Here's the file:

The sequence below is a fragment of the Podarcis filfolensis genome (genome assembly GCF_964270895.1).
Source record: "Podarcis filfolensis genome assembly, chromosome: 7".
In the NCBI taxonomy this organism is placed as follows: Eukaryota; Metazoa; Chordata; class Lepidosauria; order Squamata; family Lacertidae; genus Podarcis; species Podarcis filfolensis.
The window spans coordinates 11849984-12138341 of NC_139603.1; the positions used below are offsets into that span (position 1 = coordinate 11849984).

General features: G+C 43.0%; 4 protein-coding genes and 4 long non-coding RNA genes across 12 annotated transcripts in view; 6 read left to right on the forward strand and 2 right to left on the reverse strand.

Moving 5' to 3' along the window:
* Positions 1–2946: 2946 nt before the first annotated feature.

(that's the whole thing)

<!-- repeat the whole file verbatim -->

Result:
The sequence below is a fragment of the Podarcis filfolensis genome (genome assembly GCF_964270895.1).
Source record: "Podarcis filfolensis genome assembly, chromosome: 7".
In the NCBI taxonomy this organism is placed as follows: Eukaryota; Metazoa; Chordata; class Lepidosauria; order Squamata; family Lacertidae; genus Podarcis; species Podarcis filfolensis.
The window spans coordinates 11849984-12138341 of NC_139603.1; the positions used below are offsets into that span (position 1 = coordinate 11849984).

General features: G+C 43.0%; 4 protein-coding genes and 4 long non-coding RNA genes across 12 annotated transcripts in view; 6 read left to right on the forward strand and 2 right to left on the reverse strand.

Moving 5' to 3' along the window:
* Positions 1–2946: 2946 nt before the first annotated feature.